Finally, the last thing that resonated with me from those two classes which I have since referenced in lectures about my own work is that art is simply something that either compels you or it isn't and if it compels you then it will most likely be all you're interested in doing. This topic came up in a discussion about Thiebaud painting on Christmas day, and when someone scoffed at the idea he said, well, I want to, I'm not forcing myself. It's really true. There are days that I literally crave my studio, and leaving it after a long day makes me feel like I just had a solid meal or a good nap. Sometimes I think studio time is presented like this grueling time that you have to put in to be legit when really many of the really talented artists I know wouldn't want to be anywhere else.

Anyhoo, enough chattering. Just read the piece.

Tuesday, March 24, 2009

hair pieces, hardware, and flowers that are too big?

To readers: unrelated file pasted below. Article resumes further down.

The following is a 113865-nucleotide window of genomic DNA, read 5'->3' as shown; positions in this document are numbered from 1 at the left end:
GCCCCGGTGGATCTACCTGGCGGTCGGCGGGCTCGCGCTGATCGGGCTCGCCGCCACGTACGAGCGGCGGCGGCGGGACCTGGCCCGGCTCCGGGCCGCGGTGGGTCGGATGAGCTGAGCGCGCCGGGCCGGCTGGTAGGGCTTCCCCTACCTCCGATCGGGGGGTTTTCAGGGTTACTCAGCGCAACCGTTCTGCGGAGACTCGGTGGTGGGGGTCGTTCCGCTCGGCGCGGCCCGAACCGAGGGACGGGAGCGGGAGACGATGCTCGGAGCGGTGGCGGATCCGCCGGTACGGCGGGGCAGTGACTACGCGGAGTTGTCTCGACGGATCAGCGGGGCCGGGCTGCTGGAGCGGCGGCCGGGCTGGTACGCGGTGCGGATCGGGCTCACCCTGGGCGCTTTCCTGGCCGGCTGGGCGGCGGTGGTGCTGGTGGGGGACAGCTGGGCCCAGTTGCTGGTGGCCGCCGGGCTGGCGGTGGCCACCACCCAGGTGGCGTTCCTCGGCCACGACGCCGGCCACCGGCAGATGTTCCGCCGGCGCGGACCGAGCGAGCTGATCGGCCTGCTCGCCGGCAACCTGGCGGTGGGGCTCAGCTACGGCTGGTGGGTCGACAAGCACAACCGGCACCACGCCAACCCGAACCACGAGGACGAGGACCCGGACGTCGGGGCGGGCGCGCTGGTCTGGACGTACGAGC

So technically, this blog was originally intended to function as a studio log + what ever I found inspiring in my daily life with studio coming first. In recent months the studio posts have been nearly non-existent a condition which has occurred for a variety of reasons. First there is the Verge which though it does take a lot of time it certainly has enough peaks and valleys that I should be able to tackle studio time between shows, although in fairness the frequent events and trips have made a complete unpacking difficult. Then there was a little insect problem which though not prohibitive was less then thrilling. Match this with the fact that the better part of December, January, and February were butt ass freakin' cold and you get my drift.